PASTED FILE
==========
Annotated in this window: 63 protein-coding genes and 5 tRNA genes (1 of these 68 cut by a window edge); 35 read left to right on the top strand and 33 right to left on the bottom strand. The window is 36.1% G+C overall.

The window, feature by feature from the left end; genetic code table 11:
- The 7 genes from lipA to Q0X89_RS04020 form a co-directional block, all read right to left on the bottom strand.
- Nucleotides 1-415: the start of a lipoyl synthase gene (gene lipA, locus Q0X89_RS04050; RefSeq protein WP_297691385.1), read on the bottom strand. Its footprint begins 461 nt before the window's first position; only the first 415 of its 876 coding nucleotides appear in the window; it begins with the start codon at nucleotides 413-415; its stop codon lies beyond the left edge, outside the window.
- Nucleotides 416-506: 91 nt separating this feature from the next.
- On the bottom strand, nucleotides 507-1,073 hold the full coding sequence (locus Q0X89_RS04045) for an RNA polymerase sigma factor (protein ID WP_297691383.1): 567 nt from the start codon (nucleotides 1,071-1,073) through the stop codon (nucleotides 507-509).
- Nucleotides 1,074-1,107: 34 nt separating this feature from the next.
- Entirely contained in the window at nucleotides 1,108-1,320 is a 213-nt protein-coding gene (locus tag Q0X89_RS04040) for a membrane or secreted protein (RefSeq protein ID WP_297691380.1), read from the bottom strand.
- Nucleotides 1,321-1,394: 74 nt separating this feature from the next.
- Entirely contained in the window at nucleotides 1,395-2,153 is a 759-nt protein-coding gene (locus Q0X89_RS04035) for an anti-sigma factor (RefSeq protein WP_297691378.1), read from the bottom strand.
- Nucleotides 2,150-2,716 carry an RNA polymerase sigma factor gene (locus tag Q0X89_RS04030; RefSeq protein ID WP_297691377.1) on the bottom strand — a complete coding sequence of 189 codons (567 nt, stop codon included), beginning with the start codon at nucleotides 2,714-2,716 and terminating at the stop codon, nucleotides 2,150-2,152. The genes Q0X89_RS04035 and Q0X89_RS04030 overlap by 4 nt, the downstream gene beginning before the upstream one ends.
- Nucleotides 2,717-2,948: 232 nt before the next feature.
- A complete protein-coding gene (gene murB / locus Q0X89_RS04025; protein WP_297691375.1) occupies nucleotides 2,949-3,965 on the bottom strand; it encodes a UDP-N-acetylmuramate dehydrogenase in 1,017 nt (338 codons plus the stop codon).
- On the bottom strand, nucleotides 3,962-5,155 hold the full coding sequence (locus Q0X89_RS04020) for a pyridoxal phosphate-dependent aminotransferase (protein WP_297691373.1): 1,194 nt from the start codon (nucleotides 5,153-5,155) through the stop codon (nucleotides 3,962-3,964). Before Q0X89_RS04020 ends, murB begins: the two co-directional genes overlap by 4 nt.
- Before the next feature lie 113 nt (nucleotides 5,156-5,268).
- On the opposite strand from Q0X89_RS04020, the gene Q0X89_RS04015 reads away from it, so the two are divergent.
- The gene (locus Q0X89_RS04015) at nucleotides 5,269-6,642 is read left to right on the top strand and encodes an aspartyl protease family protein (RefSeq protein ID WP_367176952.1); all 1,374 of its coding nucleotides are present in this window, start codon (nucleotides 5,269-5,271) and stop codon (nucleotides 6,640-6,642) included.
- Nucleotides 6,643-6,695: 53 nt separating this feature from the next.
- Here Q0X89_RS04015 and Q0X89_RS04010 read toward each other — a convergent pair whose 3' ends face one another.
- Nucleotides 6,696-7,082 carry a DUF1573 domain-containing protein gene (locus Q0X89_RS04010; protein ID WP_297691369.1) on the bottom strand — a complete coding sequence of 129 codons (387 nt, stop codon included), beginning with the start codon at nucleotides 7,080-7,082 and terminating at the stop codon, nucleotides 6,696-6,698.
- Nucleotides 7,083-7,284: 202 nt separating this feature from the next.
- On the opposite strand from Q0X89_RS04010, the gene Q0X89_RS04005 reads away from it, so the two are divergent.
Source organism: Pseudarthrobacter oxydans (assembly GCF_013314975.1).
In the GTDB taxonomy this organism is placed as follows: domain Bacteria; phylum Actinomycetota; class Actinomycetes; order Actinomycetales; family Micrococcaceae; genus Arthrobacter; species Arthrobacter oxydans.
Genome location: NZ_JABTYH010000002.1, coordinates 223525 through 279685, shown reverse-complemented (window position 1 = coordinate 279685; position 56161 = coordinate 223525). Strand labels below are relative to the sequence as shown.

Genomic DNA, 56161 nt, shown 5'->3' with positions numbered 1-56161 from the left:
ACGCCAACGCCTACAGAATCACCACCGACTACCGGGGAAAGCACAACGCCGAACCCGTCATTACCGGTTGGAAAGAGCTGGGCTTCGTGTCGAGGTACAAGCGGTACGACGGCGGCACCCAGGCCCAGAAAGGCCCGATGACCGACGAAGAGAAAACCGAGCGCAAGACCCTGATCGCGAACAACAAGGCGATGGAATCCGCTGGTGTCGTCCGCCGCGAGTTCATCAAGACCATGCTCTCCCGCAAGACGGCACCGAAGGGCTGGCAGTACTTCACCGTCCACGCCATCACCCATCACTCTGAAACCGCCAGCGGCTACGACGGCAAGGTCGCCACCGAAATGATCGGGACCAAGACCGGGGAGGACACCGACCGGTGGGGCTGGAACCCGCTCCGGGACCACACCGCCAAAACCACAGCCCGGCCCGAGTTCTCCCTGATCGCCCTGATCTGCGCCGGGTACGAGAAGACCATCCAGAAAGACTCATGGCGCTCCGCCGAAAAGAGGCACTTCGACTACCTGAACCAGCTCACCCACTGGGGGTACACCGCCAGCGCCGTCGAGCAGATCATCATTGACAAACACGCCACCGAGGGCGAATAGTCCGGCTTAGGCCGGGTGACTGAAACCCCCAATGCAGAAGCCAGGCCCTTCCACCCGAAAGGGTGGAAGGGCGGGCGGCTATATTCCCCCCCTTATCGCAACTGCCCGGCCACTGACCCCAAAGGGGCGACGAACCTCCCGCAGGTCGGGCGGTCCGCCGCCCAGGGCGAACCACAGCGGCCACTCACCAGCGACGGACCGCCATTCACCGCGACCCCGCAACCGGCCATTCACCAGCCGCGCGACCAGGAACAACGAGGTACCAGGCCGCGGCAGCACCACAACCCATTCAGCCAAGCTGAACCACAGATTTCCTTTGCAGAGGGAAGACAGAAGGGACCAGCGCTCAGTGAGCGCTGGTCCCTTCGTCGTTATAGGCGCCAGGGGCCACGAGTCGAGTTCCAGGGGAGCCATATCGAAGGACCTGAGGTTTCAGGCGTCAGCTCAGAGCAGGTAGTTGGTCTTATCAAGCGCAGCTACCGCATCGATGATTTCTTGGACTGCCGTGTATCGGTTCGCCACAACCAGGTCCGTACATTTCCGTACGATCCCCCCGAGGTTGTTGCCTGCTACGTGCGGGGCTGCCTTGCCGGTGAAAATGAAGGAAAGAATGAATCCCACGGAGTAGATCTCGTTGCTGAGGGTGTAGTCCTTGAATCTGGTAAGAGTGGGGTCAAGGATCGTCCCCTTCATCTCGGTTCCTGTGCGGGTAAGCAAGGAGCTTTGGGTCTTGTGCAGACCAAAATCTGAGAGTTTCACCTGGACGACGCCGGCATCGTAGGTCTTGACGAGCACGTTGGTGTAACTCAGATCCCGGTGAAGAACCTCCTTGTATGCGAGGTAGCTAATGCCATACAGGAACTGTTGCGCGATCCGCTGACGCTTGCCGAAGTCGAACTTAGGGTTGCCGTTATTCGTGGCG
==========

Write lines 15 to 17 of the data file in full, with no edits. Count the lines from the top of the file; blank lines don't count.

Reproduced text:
- Before the next feature lie 113 nt (nucleotides 5,156-5,268).
- On the opposite strand from Q0X89_RS04020, the gene Q0X89_RS04015 reads away from it, so the two are divergent.
- The gene (locus Q0X89_RS04015) at nucleotides 5,269-6,642 is read left to right on the top strand and encodes an aspartyl protease family protein (RefSeq protein ID WP_367176952.1); all 1,374 of its coding nucleotides are present in this window, start codon (nucleotides 5,269-5,271) and stop codon (nucleotides 6,640-6,642) included.